Karl AndriessenSchool of PsychiatryUniversity of New South WalesRandwick NSWAustraliaAlan ApterFeinberg Child Study CenterSchneider's Children's Medical Center of IsraelPetach Tikvah and Sackler Faculty of MedicineTel Aviv UniversityTel AvivIsraelElla ArensmanNational Suicide Research FoundationDepartment of Epidemiologyand Public HealthWHO Collaborating Centre for Surveillance and Research in Suicide PreventionUniversity College CorkCorkIrelandUrška ArnautovskaAustralian Institute for Suicide Research and PreventionWHO Collaborating Centre on Research and Training in Suicide PreventionGriffith UniversityAustraliaNargis AsadDepartment of PsychiatryAga Khan UniversityKarachiPakistanDeborah AzraelHarvard Injury Control Research CenterHarvard T.H. Chan School of Public HealthBoston, MassachusettsUSAAlan L. BermanDepartment of PsychiatryJohns Hopkins School of MedicineBaltimore, MarylandUSAStijn BijttebierUnit for Suicide ResearchGhent UniversityGhentBelgiumLisa A. BrennerVA Veteran Integrated Service Network 19 – Mental Illness Research Education, & Clinical CenterDenverColoradoUSAGregory K. BrownDepartment of PsychiatryUniversity of PennsylvaniaPennsylvaniaUSAGregory L. CarterCentre for Translational Neuroscience and Mental HealthFaculty of Health and MedicineUniversity of Newcastle, CallaghanAustraliaFrançois ChagnonCentre for Research and Intervention on Suicide and Euthanasia andPsychology DepartmentUniversité du Québec à MontréalMontréal, QuébecCanadaLai Fong ChanDepartment of PsychiatryUniversiti Kebangsaan Malaysia [National University of Malaysia]Kuala LumpurMalaysiaNadine A. ChangDepartment of Psychiatry Mount Sinai St. Luke’s HospitalNew YorkUSAShu‐Sen ChangInstitute of Health Behaviors and Community Sciences andDepartment of Public HealthCollege of Public HealthNational Taiwan UniversityTaiwanYing‐Yeh ChenTaipei City Psychiatric Center Taipei City Hospital &National Yang‐Ming UniversityTaipeiTaiwanSeonaid CleareSuicidal Behaviour ResearchLaboratoryInstitute of Health & WellbeingUniversity of GlasgowGlasgowScotlandUKKatherine Anne ComtoisDepartment of Psychiatry and Behavioral Sciences andDepartment of Psychology Harborview Medical CenterUniversity of WashingtonSeattleWashingtonUSAKenneth R. ConnerUniversity of Rochester Medical CenterRochesterNew YorkUSAVA VISN 2 Center of ExcellenceCanandaiguaNew YorkUSAPaul CorcoranNational Suicide Research FoundationDepartment of Epidemiology andPublic HealthNational Perinatal Epidemiology CentreWHO Collaborating Centre for Surveillance and Research in Suicide PreventionUniversity College CorkCorkIrelandCatherine CraneOxford Mindfulness CentreDepartment of PsychiatryUniversity of OxfordEnglandUKAmy CunninghamCentre for Acceptance and ChangePennsylvaniaUSADianne CurrierCentre for Epidemiology and BiostatisticsMelbourne School of Population and Global HealthUniversity of MelbourneMelbourneAustraliaDiego De LeoAustralian Institute for Suicide Research and PreventionWHO Collaborating Centre on Research and Training in Suicide Prevention and Life PromotionClinicGriffith UniversityAustraliaAntoine DesîletsMcGill Group for Suicide StudiesDouglas Mental Health University InstituteMcGill UniversityMontrealCanadaPeter DömeLaboratory for Suicide Research and PreventionNational Institute of Psychiatry and AddictionsBudapestHungaryNadine DougallNMAHP Research UnitSchool of Health SciencesUniversity of StirlingStirlingScotlandUKDanielle S. DugganOxford Mindfulness CentreDepartment of PsychiatryUniversity of OxfordEnglandUKSarah EschleSuicidal Behaviour ResearchLaboratoryInstitute of Health & WellbeingUniversity of GlasgowGlasgowScotlandUKAlberto ForteDepartment of Neurosciences, Mental Health and Sensory Organs Suicide Prevention CenterSant'Andrea HospitalSapienza University of RomeItalyJoseph C. FranklinDepartment of PsychologyVanderbilt UniversityNashvilleTennesseeUSABergljot GjelsvikOxford Mindfulness CentreDepartment of PsychiatryUniversity of OxfordOxfordEnglandUKCatherine R. GlennDepartment of Clinical and Social Sciences in PsychologyUniversity of RochesterRochesterNew YorkUSAOnja T. GradCentre for Mental HealthUniversity Psychiatric HospitalLjubljanaSloveniaEve GriffinNational Suicide Research FoundationWHO Collaborating Centre for Surveillance and Research in Suicide PreventionUniversity College CorkCorkIrelandDavid GunnellSchool of Social and Community MedicineUniversity of BristolEnglandUKPeter M. GutierrezVA Veteran Integrated Service Network 19 – Mental Illness Research, Education and Clinical CenterDenverColoradoUSAYari GvionDepartment of PsychologyBar Ilan UniversityRamat GanIsraelGergö HadlaczkyNational Centre for Suicide Research and Prevention of Mental lll‐Health (NASP)Karolinska InstitutetStockholmSwedenChristopher R. HaganLaboratory for the Study and Prevention of Suicide‐Related Conditions and BehaviorsDepartment of PsychologyFlorida State UniversityUSAEmily HargusOxford Mindfulness CentreDepartment of PsychiatryUniversity of OxfordOxfordEnglandUKSimon HatcherDepartment of PsychiatryUniversity of OttawaOttawaCanadaKeith HawtonCentre for Suicide ResearchDepartment of PsychiatryUniversity of OxfordEnglandUKSilvia R. HepburnDepartment of Clinical Health PsychologySt Mary's HospitalEnglandUKHeidi HjelmelandDepartment of Social Workand Health ScienceNorwegian University of Science and TechnologyTrondheimNorwayChristina W. HovenDepartment of Epidemiology and Division of Child PsychiatryChild Psychiatric Epidemiology Group, College of Physicians andSurgeons andMailman School of Public Health, Columbia UniversityNew York State PsychiatricInstituteNew YorkUSAIsabelle M. HuntCentre for Suicide PreventionCentre for Mental Health and SafetyUniversity of ManchesterManchesterEnglandUKShari Jager‐HymanAaron T. Beck Psychopathology Research CenterUniversity of PennsylvaniaPennsylvaniaUSAMark A. IlgenVA Serious Mental Illness Treatment Research and Evaluation Center & University of MichiganDepartment of PsychiatryAnn ArborMichiganUSADavid A. JobesSuicide Prevention LabDepartment of PsychologyThe Catholic University of AmericaDepartment of PsychologyWashington, DCUSAThomas E. JoinerLaboratory for the Study and Prevention of Suicide‐Related Conditions and BehaviorsDepartment of PsychologyFlorida State UniversityUSANavneet KapurCentre for Suicide PreventionCentre for Mental Health and SafetyUniversity of ManchesterManchesterEnglandUKLaurence Y. KatzDepartment of PsychiatryUniversity of ManitobaWinnipegCanadaJaclyn C. KearnsNational Center for PTSDVA Boston Healthcare SystemBostonMassachusettsUSAAd KerkhofDepartment of Clinical, Neuro, and Developmental Psychology and the EMGO Institute for Health and Care ResearchFaculty of Behavioural and Movement SciencesVU UniversityAmsterdamThe Netherlands Murad M. KhanDepartment of PsychiatryAga Khan UniversityKarachiPakistanOlivia J. KirtleySuicidal Behaviour Research LaboratoryInstitute of Health & WellbeingUniversity of GlasgowGlasgowScotlandUKBirthe Loa KnizekDepartment of Applied Social SciencesDepartment of Social Work and Health ScienceNorwegian University of Science and TechnologyTrondheimNorwayLynda KongDepartment of PsychiatryUniversity of ManitobaWinnipegCanadaAugustine J. KposowaDepartment of SociologyUniversity of CaliforniaRiversideUSAMyriam LabossièreMcGill Group for Suicide StudiesDouglas Mental Health University InstituteMcGill UniversityMontrealCanadaDorian A. LamisDepartment of Psychiatry and Behavioral Sciences Emory University School of MedicineAtlantaGeorgiaUSAElizabeth C. LanzilloDepartment of PsychologyBrown UniversityRhode IslandUSADeQuincy A. LezinePrevention CommunitiesFresnoCaliforniaUSADonald J. MandellInternational Center for Child Mental HealthNational Center for Disaster PreparednessMailman School of Public HealthColumbia UniversityNew York State Psychiatric InstituteNew YorkUSAManiam ThambuDepartment of PsychiatryUniversiti Kebangsaan Malaysia [National University of Malaysia]Kuala LumpurMalaysiaJ. John MannDivision of Molecular Imaging & NeuropathologyDepartment of PsychiatryCollege of Physicians and SurgeonsColumbia UniversityNew York State Psychiatric InstituteUSADavid McDaidPersonal Social Services Research UnitLSE Health and Social CareLondon School of Economics and Political ScienceLondonUKAlexander McGirrDepartment of PsychiatryUniversity of British ColumbiaVancouverCanadaLars MehlumNational Centre for Suicide Research and PreventionInstitute of Clinical MedicineUniversity of OsloOsloNorwayKonrad MichelUniversity Hospital of PsychiatryUniversity of BernBernSwitzerlandMatthew J. MillerDepartment of Health SciencesNortheastern UniversityBostonMassachusettsUSAAllison J. MilnerMelbourne School of Population and Global HealthUniversity of MelbourneMelbourneAustraliaCentre for Mental Health ResearchSchool of Population and Global HealthThe University of MelbourneMelbourneAustraliaBrian L. MisharaCentre for Research and Intervention on Suicide and Euthanasia and Psychology DepartmentUniversité du Québec à MontréalMontréalQuébecCanadaErlend MorkNational Centre for Suicide Research and PreventionInstitute of Clinical MedicineUniversity of OsloOsloNorwayKatherine MokCentre for Mental HealthMelbourne School of Population and Global HealthUniversity of MelbourneMelbourneAustraliaMatthew K. NockDepartment of PsychologyHarvard UniversityCambridgeMassachusettsUSAMerete NordentoftPsychiatric Center CopenhagenUniversity of CopenhagenCopenhagenDenmarkRory C. O’ConnorSuicidal Behaviour Research LaboratoryInstitute of Health & WellbeingUniversity of GlasgowGlasgowScotlandUKStephen S. O’ConnorDepartment of Psychiatry and Behavioral SciencesUniversity of LouisvilleLouisvilleKentuckyUSAMaria A. OquendoMolecular Imaging & Neuropathology Division (MIND)Department of PsychiatryCollege of Physicians and SurgeonsColumbia UniversityNew York State Psychiatric InstituteUSAJoel ParisInstitute of Community and Family PsychiatryMcGill UniversityMontrealQuebecCanadaMichael PhillipsSuicide Research and Prevention CentreShanghai Jiaotong University School of Medicine and Emory University School of MedicineShanghaiChinaJane PirkisCentre for Mental HealthMelbourne School of Population and Global HealthUniversity of MelbourneMelbourneAustraliaStephen PlattUsher Institute of Population Health Sciences & InformaticsUniversity of EdinburghScotlandUKMaurizio PompiliDepartment of Neurosciences, Mental Health and Sensory OrgansSuicide Prevention CenterSant'Andrea HospitalSapienza University of RomeItalyZoltán RihmerLaboratory for Suicide Research and PreventionNational Institute of Psychiatry and AddictionsBudapestHungaryJessica D. RibeiroVanderbilt UniversityNashvilleTennesseeUSAVincent RiordanWest Cork Mental Health Services, Cork, Ireland andCentre for Rural Health Research and PolicyInvernessScotlandUKJo RobinsonOrygen, The National Centre of Excellence in Youth Mental HealthMelbourneVictoriaAustraliaJitender SareenDepartment of PsychiatryUniversity of ManitobaWinnipegCanadaKate E. A. SaundersDepartment of PsychiatryUniversity of OxfordWarneford HospitalEnglandUKMorton M. SilvermanDepartment of PsychiatrySchool of MedicineUniversity of ColoradoDenverUSASteven StackDepartments of Criminology, and Psychiatry & BehavioralNeuroscienceWayne State UniversityDetroitUSABarbara StanleyDivision of Molecular Imaging & NeuropathologyDepartment of PsychiatryCollege of Physicians and SurgeonsColumbia UniversityNew York State Psychiatric InstituteUSACameron R. StarkDepartment of Public HealthNHS Highland, InvernessCentre for Rural HealthUniversity of AberdeenAberdeenScotlandUKSarah SteegCentre for Suicide PreventionCentre for Mental Health andSafetyUniversity of ManchesterManchesterEnglandUKKatherin SudolFrank H. Netter, M.D.School of MedicineQuinnipiac UniversityNorth Haven, ConnecticutUSAEhsanullah SyedDepartment of PsychiatryPenn State Milton S Hershey Medical CenterPenn State College Of MedicineHersheyPennsylvaniaUSAGustavo TureckiMcGill Group for Suicide StudiesDouglas Mental Health University InstituteMcGill UniversityMontrealCanadaKees van HeeringenUnit of Suicide Research and Flemish Suicide Prevention CentreGhent UniversityGhentBelgiumBregje van SpijkerNational Institute for Mental Health ResearchResearch School of Population HealthThe Australian National UniversityAustralia Capital TerritoryAustraliaLakshmi VijayakumarVoluntary Health ServicesSNEHA Suicide Prevention CentreIndia & University of MelbourneChennaiIndiaYun WangHong Kong Jockey Club Centre for Suicide Research and PreventionUniversity of Hong KongHong KongCamilla WassermanChild Psychiatric EpidemiologyDepartment of Child and Adolescent PsychiatryColumbia UniversityNew York State Psychiatric InstituteNew YorkUSADanuta WassermanNational Centre for Suicide Research and Prevention of Mental lll‐Health (NASP)Karolinska InstitutetStockholmSwedenKaren WetherallSuicidal Behaviour ResearchLaboratoryInstitute of Health & WellbeingUniversity of GlasgowGlasgowScotlandUKJ. Mark G. WilliamsOxford Mindfulness CentreDepartment of PsychiatryUniversity of OxfordOxfordEnglandUKKirsten WindfuhrCentre for Suicide PreventionCentre for Mental Health and SafetyUniversity of ManchesterManchesterEnglandUKAlan WoodwardLifeline Research FoundationLifeline AustraliaCanberraAustralian Capital TerritoryAustraliaKevin Chien‐Chang WuDepartment and Graduate Institute of Medical Education and BioethicsNational TaiwanUniversity College of MedicineDepartment of PsychiatryNational TaiwanUniversity HospitalTaiwanClare WyllieResearch & EvaluationSamaritansUKPaul S. F. YipCentre for Suicide Research and Prevention & Department of Social Work and Social AdministrationUniversity of Hong KongHong Kong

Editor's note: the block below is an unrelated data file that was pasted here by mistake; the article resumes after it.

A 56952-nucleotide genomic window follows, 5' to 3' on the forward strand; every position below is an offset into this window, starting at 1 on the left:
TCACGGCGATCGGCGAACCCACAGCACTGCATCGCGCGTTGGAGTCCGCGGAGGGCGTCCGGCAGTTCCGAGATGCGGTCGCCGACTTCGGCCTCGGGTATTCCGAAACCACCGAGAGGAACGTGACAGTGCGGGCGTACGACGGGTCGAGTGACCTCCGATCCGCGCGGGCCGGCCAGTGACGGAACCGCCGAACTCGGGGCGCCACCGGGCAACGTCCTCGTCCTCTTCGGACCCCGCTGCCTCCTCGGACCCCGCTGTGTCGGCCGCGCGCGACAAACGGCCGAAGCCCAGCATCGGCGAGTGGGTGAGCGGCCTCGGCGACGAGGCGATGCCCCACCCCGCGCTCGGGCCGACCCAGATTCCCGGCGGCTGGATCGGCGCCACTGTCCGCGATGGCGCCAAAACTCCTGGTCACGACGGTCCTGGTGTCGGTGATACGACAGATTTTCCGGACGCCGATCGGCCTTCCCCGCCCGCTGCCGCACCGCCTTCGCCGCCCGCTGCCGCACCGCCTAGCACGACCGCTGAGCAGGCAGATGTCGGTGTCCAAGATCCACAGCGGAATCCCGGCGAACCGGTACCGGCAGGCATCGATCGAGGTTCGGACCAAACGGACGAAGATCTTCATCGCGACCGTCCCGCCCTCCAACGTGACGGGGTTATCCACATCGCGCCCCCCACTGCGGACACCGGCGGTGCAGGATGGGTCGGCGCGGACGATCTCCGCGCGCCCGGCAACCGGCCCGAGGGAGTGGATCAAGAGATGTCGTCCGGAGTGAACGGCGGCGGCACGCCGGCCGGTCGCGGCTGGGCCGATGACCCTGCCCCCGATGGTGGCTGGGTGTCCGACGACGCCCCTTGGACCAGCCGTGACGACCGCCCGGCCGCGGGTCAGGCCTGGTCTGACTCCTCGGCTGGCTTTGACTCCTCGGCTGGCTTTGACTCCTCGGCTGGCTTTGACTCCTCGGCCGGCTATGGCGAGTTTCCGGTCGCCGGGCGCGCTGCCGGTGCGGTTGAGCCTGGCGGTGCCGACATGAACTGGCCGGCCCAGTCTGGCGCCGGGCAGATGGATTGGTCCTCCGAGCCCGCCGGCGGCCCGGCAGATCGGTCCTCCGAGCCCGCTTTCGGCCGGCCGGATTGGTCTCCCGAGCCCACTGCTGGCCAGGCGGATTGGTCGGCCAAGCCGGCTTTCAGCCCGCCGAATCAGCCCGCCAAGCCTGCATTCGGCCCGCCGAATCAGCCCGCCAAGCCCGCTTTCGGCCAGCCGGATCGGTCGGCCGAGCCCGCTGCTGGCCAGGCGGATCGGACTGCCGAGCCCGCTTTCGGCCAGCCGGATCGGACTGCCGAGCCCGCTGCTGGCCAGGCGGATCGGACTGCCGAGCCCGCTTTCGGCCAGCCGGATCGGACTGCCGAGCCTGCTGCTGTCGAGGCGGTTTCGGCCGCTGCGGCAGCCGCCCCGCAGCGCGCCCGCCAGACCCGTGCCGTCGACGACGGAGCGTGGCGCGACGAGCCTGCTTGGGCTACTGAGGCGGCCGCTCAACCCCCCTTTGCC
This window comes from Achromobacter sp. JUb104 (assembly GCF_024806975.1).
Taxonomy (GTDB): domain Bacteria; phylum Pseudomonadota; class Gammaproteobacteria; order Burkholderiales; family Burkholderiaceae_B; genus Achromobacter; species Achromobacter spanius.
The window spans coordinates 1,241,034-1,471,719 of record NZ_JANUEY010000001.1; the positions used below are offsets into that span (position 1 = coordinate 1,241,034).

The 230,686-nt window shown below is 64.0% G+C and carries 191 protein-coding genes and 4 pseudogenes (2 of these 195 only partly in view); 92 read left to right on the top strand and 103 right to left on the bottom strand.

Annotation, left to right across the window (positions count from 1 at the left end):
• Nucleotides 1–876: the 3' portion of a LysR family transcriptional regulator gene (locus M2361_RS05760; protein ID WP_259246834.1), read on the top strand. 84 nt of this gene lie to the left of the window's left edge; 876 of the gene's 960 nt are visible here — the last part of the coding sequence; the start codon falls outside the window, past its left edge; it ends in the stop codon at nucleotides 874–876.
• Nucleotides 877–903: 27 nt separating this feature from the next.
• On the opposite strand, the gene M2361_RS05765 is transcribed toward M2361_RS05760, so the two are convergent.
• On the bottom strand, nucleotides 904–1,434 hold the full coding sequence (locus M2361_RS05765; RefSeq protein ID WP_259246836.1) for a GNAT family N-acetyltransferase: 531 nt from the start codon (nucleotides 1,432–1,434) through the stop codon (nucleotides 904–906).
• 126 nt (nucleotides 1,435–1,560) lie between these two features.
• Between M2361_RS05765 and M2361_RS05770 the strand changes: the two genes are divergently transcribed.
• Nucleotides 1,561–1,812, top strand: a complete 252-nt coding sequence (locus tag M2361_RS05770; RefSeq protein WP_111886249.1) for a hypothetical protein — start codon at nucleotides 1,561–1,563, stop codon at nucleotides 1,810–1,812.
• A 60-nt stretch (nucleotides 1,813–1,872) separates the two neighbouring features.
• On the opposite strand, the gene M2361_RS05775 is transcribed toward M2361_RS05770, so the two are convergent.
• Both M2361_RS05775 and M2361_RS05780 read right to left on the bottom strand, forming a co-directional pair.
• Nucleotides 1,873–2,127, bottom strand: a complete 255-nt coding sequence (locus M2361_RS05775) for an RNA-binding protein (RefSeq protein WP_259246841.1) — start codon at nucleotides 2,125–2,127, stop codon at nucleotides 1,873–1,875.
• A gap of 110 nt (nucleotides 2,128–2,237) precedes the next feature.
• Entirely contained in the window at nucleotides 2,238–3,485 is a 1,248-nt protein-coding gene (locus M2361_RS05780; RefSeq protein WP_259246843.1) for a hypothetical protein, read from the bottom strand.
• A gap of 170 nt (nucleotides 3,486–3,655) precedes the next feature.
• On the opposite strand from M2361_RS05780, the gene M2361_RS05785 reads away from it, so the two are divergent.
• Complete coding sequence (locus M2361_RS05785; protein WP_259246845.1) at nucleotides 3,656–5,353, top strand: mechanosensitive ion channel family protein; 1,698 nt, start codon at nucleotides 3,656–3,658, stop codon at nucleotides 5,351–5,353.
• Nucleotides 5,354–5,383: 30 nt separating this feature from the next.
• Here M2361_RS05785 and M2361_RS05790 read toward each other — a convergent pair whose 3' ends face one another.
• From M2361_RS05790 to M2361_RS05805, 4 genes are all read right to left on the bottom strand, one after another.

Rory C. O’Connor and Jane Pirkis